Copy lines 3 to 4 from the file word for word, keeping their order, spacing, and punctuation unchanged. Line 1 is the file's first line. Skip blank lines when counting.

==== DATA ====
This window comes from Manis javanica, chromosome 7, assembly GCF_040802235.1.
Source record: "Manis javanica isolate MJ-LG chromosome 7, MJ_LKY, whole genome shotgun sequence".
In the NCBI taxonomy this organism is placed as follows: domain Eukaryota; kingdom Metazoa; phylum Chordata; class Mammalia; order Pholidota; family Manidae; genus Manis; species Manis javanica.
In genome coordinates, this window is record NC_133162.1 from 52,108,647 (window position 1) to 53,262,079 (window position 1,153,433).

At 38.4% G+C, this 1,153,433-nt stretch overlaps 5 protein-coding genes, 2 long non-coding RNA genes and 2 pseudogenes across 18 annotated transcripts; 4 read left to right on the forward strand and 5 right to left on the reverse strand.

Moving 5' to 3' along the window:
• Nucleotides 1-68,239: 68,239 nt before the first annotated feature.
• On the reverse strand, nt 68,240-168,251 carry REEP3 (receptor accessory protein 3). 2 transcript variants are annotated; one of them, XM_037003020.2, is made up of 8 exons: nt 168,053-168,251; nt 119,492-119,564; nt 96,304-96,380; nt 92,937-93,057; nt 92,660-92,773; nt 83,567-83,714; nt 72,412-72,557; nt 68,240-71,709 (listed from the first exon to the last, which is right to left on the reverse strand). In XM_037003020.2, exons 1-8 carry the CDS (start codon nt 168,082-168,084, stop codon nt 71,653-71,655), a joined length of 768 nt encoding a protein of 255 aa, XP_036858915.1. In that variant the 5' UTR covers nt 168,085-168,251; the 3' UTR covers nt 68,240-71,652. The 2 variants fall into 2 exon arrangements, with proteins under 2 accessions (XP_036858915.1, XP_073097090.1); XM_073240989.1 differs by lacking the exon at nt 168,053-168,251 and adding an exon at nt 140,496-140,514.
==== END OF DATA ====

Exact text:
In the NCBI taxonomy this organism is placed as follows: domain Eukaryota; kingdom Metazoa; phylum Chordata; class Mammalia; order Pholidota; family Manidae; genus Manis; species Manis javanica.
In genome coordinates, this window is record NC_133162.1 from 52,108,647 (window position 1) to 53,262,079 (window position 1,153,433).